Sorry I didn't get back sooner.
Malted grains contain enzymes which convert starches into sugars. For that to work they must be kept in solution inside a temperature band as well as a pH band.
Some malts have already been through the process of converting those starches into fermentable sugars. This includes caramel/crystal malts, and very highly kilned grains that are essentially cooked until no starch remains (eg, roasted barley, black patent malt).
Various base malts have varying amounts of these enzymes left after the kilning process. Generally speaking, the more they are kilned, the more that some of those enzymes will be destroyed by the kilning process. That means that they have less "diastatic power" than the lower kilned base malts (6 row, 2 row, pilsner, wheat malt).
The "high dp" base malts are capable of converting themselves as well as a measure of external starches, such as those from other adjuncts. As a rough general rule, you can estimate that a lb of base malt is able to convert itself plus about a half lb of adjuncts (ie, corn grits, polenta, rice, unmalted oats, etc). (some can do a little more than others).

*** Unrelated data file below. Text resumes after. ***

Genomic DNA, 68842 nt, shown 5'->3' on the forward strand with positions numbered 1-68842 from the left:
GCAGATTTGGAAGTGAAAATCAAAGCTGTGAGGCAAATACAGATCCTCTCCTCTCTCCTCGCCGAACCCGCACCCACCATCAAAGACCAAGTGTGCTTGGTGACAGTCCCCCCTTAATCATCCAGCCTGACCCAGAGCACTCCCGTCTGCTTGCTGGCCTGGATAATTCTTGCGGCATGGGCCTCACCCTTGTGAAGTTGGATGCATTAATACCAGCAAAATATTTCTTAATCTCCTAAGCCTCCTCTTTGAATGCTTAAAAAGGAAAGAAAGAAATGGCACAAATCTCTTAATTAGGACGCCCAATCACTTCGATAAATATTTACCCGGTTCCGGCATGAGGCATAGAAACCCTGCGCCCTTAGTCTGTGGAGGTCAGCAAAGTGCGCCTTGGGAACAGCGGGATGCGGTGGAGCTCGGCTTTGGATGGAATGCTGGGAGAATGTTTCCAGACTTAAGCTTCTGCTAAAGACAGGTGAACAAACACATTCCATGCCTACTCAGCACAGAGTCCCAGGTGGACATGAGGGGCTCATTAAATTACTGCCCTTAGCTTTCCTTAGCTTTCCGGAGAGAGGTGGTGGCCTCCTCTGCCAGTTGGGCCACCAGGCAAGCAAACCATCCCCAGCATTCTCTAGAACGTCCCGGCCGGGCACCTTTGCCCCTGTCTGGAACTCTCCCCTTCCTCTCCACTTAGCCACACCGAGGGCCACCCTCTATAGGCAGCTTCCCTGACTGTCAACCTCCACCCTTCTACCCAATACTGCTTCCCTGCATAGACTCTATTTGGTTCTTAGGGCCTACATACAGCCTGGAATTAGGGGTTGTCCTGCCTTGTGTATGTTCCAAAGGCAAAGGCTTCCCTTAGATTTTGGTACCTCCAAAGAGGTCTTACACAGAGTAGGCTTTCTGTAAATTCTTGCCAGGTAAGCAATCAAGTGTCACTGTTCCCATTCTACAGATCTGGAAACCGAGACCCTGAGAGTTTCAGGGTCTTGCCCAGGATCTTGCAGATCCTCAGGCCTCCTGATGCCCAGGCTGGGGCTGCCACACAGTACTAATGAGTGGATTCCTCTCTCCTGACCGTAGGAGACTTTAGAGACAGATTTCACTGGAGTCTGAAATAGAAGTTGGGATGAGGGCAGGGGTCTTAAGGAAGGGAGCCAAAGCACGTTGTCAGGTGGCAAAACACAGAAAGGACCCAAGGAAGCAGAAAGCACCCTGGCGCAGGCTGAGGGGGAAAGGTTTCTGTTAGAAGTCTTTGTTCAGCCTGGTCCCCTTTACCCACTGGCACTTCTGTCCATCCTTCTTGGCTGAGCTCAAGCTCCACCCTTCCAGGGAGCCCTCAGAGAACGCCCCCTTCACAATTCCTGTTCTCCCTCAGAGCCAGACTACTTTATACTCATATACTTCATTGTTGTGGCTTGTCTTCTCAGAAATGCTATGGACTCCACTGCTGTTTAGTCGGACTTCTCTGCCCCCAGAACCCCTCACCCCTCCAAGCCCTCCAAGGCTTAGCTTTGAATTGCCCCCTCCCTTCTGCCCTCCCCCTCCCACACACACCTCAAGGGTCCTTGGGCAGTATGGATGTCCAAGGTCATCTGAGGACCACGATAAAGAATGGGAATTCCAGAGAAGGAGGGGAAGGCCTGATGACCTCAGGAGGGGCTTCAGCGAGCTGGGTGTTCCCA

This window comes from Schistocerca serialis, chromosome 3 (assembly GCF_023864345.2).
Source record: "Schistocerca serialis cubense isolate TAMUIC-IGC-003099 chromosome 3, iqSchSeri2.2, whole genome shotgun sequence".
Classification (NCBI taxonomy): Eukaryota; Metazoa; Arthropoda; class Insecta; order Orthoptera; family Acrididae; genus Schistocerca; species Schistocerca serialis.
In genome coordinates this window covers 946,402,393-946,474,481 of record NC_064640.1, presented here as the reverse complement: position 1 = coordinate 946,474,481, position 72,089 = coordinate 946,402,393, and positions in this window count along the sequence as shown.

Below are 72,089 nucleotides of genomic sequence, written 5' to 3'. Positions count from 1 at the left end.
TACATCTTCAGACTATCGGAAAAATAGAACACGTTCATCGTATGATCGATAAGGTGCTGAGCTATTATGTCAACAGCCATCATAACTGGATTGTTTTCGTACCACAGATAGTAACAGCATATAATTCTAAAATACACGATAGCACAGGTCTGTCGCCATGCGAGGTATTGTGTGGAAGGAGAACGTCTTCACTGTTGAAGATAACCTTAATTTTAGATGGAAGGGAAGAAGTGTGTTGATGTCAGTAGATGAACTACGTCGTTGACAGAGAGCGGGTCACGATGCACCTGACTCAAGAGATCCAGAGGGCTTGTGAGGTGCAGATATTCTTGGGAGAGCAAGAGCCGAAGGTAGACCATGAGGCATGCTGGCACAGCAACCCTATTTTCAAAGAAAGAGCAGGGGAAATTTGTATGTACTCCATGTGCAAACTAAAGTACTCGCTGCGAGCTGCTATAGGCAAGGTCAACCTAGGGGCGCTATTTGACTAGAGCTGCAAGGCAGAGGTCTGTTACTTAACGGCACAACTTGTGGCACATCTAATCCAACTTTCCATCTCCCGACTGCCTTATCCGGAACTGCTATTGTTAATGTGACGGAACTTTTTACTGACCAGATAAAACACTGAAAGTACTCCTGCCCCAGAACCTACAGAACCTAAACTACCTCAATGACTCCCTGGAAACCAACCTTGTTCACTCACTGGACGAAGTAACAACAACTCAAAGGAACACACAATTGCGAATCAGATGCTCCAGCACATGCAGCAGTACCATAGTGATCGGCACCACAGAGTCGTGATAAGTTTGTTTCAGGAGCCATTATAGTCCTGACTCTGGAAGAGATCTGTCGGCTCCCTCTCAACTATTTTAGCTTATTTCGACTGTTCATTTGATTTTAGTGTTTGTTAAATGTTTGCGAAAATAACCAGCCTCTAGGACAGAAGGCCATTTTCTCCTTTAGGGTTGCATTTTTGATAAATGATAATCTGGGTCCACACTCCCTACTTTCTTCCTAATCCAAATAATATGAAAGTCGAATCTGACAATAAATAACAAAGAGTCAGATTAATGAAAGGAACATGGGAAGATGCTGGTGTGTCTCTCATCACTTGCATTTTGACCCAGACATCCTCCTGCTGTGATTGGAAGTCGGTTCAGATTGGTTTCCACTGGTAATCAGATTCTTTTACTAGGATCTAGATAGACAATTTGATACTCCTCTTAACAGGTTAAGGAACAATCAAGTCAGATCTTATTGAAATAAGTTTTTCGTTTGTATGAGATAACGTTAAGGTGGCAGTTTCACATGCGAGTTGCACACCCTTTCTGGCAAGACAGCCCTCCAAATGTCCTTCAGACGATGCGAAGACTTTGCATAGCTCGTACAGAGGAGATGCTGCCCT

On the other hand, Munich malt and Vienna malt are able to convert themselves, but not much more.
Other malts, such as bisquit malt, honey malt, brown malt, etc, have neither been pre-converted nor do they have enough diastatic power to self-convert.
So, you need to ensure that when you convert recipes containing various specialty malts and starchy adjunct, you must ensure that you mash them at proper temperature and pH so that the enzymes will convert the starches into sugars and non-fermentable dextrins. Otherwise, your beer will have a lot starch left in it, which the yeast cannot consume. Also, these starches leave the beer in an unstable state, leaving it open to aging issues and other off flavors.
So, you quoted "160 degrees for 30 minutes" for steeping. That temperature will work fine for steeping grains that have already been converted, but it is possible that the high temperature can prematurely denature any enzymes present in your malts leaving a partially un-converted wort.
I'd recommend you use 152F, which is closer to the middle of conversion range. You'll still get a
good steep, but without prematurely denaturing any enzymes. Besides, it's better to practice controlling your temperature at a range where you have more room above and below if you miss.
There are more details why 152 is a good choice (alpha vs beta amylase activity) but we don't need to go into that level of detail for what you want to accomplish, as the fermentablity of the bulk of your wort is set by the extract itself.